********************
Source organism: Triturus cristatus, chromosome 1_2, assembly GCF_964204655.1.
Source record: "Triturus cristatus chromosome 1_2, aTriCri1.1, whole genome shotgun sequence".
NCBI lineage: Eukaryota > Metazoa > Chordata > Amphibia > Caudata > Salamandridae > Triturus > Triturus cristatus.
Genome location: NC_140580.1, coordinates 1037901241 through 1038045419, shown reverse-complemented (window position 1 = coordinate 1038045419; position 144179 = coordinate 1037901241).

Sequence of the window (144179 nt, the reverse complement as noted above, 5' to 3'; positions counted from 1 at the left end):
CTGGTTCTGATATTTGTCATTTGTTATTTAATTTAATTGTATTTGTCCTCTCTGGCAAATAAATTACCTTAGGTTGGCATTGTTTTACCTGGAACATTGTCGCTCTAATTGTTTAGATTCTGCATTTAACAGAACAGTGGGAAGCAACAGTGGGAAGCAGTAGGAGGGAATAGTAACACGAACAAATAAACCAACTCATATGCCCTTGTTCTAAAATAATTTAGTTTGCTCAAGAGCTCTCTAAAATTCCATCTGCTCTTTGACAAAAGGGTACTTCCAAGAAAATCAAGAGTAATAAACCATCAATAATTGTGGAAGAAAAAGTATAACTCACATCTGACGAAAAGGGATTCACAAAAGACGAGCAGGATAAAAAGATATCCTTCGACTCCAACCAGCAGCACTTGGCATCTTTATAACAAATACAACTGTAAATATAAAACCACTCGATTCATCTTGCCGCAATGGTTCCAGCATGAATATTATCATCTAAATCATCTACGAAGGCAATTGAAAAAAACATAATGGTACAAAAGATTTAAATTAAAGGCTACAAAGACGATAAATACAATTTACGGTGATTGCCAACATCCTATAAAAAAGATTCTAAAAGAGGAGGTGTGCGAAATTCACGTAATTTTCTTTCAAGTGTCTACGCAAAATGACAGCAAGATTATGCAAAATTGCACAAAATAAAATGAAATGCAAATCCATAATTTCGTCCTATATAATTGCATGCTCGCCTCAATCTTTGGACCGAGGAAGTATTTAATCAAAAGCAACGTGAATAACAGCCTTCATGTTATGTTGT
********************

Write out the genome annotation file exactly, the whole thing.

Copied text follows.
Source organism: Triturus cristatus, chromosome 1_2, assembly GCF_964204655.1.
Source record: "Triturus cristatus chromosome 1_2, aTriCri1.1, whole genome shotgun sequence".
NCBI lineage: Eukaryota > Metazoa > Chordata > Amphibia > Caudata > Salamandridae > Triturus > Triturus cristatus.
Genome location: NC_140580.1, coordinates 1037901241 through 1038045419, shown reverse-complemented (window position 1 = coordinate 1038045419; position 144179 = coordinate 1037901241).

Sequence of the window (144179 nt, the reverse complement as noted above, 5' to 3'; positions counted from 1 at the left end):
CTGGTTCTGATATTTGTCATTTGTTATTTAATTTAATTGTATTTGTCCTCTCTGGCAAATAAATTACCTTAGGTTGGCATTGTTTTACCTGGAACATTGTCGCTCTAATTGTTTAGATTCTGCATTTAACAGAACAGTGGGAAGCAACAGTGGGAAGCAGTAGGAGGGAATAGTAACACGAACAAATAAACCAACTCATATGCCCTTGTTCTAAAATAATTTAGTTTGCTCAAGAGCTCTCTAAAATTCCATCTGCTCTTTGACAAAAGGGTACTTCCAAGAAAATCAAGAGTAATAAACCATCAATAATTGTGGAAGAAAAAGTATAACTCACATCTGACGAAAAGGGATTCACAAAAGACGAGCAGGATAAAAAGATATCCTTCGACTCCAACCAGCAGCACTTGGCATCTTTATAACAAATACAACTGTAAATATAAAACCACTCGATTCATCTTGCCGCAATGGTTCCAGCATGAATATTATCATCTAAATCATCTACGAAGGCAATTGAAAAAAACATAATGGTACAAAAGATTTAAATTAAAGGCTACAAAGACGATAAATACAATTTACGGTGATTGCCAACATCCTATAAAAAAGATTCTAAAAGAGGAGGTGTGCGAAATTCACGTAATTTTCTTTCAAGTGTCTACGCAAAATGACAGCAAGATTATGCAAAATTGCACAAAATAAAATGAAATGCAAATCCATAATTTCGTCCTATATAATTGCATGCTCGCCTCAATCTTTGGACCGAGGAAGTATTTAATCAAAAGCAACGTGAATAACAGCCTTCATGTTATGTTGT